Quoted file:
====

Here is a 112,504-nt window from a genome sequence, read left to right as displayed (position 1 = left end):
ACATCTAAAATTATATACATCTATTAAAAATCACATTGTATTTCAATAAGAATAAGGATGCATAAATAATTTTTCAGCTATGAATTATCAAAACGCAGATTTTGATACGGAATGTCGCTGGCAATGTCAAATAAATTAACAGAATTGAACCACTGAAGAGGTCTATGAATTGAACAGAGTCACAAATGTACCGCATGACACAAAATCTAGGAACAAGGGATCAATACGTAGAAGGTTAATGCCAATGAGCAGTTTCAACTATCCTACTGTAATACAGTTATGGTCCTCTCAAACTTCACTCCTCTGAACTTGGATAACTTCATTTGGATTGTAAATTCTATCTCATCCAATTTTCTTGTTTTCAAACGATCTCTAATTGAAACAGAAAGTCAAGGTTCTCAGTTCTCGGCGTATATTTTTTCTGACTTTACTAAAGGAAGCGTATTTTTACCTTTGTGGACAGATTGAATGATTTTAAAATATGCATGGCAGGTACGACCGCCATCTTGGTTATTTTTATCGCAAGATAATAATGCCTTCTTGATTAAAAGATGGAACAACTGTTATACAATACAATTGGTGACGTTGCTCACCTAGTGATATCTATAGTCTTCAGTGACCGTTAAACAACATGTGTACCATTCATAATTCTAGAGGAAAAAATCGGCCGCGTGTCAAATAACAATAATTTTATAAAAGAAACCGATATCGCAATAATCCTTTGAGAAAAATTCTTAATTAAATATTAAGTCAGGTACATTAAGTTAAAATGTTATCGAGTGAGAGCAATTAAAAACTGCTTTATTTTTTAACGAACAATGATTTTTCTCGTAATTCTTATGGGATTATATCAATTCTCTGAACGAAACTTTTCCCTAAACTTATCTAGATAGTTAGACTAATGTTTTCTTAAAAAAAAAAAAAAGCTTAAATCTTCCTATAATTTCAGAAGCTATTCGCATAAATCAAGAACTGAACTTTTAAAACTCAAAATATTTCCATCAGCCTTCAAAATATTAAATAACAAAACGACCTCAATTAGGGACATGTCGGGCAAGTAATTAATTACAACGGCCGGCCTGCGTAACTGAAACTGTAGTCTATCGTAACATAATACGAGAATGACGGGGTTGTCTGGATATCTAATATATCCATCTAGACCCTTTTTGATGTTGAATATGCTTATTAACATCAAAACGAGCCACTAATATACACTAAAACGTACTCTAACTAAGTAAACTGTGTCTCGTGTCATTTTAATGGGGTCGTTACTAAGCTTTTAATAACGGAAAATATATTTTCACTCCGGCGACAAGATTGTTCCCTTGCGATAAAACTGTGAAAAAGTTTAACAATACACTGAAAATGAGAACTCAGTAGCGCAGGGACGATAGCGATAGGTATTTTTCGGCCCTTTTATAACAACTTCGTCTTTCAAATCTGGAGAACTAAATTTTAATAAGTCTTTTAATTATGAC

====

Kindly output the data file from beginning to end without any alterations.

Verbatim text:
Here is a 112,504-nt window from a genome sequence, read left to right as displayed (position 1 = left end):
ACATCTAAAATTATATACATCTATTAAAAATCACATTGTATTTCAATAAGAATAAGGATGCATAAATAATTTTTCAGCTATGAATTATCAAAACGCAGATTTTGATACGGAATGTCGCTGGCAATGTCAAATAAATTAACAGAATTGAACCACTGAAGAGGTCTATGAATTGAACAGAGTCACAAATGTACCGCATGACACAAAATCTAGGAACAAGGGATCAATACGTAGAAGGTTAATGCCAATGAGCAGTTTCAACTATCCTACTGTAATACAGTTATGGTCCTCTCAAACTTCACTCCTCTGAACTTGGATAACTTCATTTGGATTGTAAATTCTATCTCATCCAATTTTCTTGTTTTCAAACGATCTCTAATTGAAACAGAAAGTCAAGGTTCTCAGTTCTCGGCGTATATTTTTTCTGACTTTACTAAAGGAAGCGTATTTTTACCTTTGTGGACAGATTGAATGATTTTAAAATATGCATGGCAGGTACGACCGCCATCTTGGTTATTTTTATCGCAAGATAATAATGCCTTCTTGATTAAAAGATGGAACAACTGTTATACAATACAATTGGTGACGTTGCTCACCTAGTGATATCTATAGTCTTCAGTGACCGTTAAACAACATGTGTACCATTCATAATTCTAGAGGAAAAAATCGGCCGCGTGTCAAATAACAATAATTTTATAAAAGAAACCGATATCGCAATAATCCTTTGAGAAAAATTCTTAATTAAATATTAAGTCAGGTACATTAAGTTAAAATGTTATCGAGTGAGAGCAATTAAAAACTGCTTTATTTTTTAACGAACAATGATTTTTCTCGTAATTCTTATGGGATTATATCAATTCTCTGAACGAAACTTTTCCCTAAACTTATCTAGATAGTTAGACTAATGTTTTCTTAAAAAAAAAAAAAAGCTTAAATCTTCCTATAATTTCAGAAGCTATTCGCATAAATCAAGAACTGAACTTTTAAAACTCAAAATATTTCCATCAGCCTTCAAAATATTAAATAACAAAACGACCTCAATTAGGGACATGTCGGGCAAGTAATTAATTACAACGGCCGGCCTGCGTAACTGAAACTGTAGTCTATCGTAACATAATACGAGAATGACGGGGTTGTCTGGATATCTAATATATCCATCTAGACCCTTTTTGATGTTGAATATGCTTATTAACATCAAAACGAGCCACTAATATACACTAAAACGTACTCTAACTAAGTAAACTGTGTCTCGTGTCATTTTAATGGGGTCGTTACTAAGCTTTTAATAACGGAAAATATATTTTCACTCCGGCGACAAGATTGTTCCCTTGCGATAAAACTGTGAAAAAGTTTAACAATACACTGAAAATGAGAACTCAGTAGCGCAGGGACGATAGCGATAGGTATTTTTCGGCCCTTTTATAACAACTTCGTCTTTCAAATCTGGAGAACTAAATTTTAATAAGTCTTTTAATTATGAC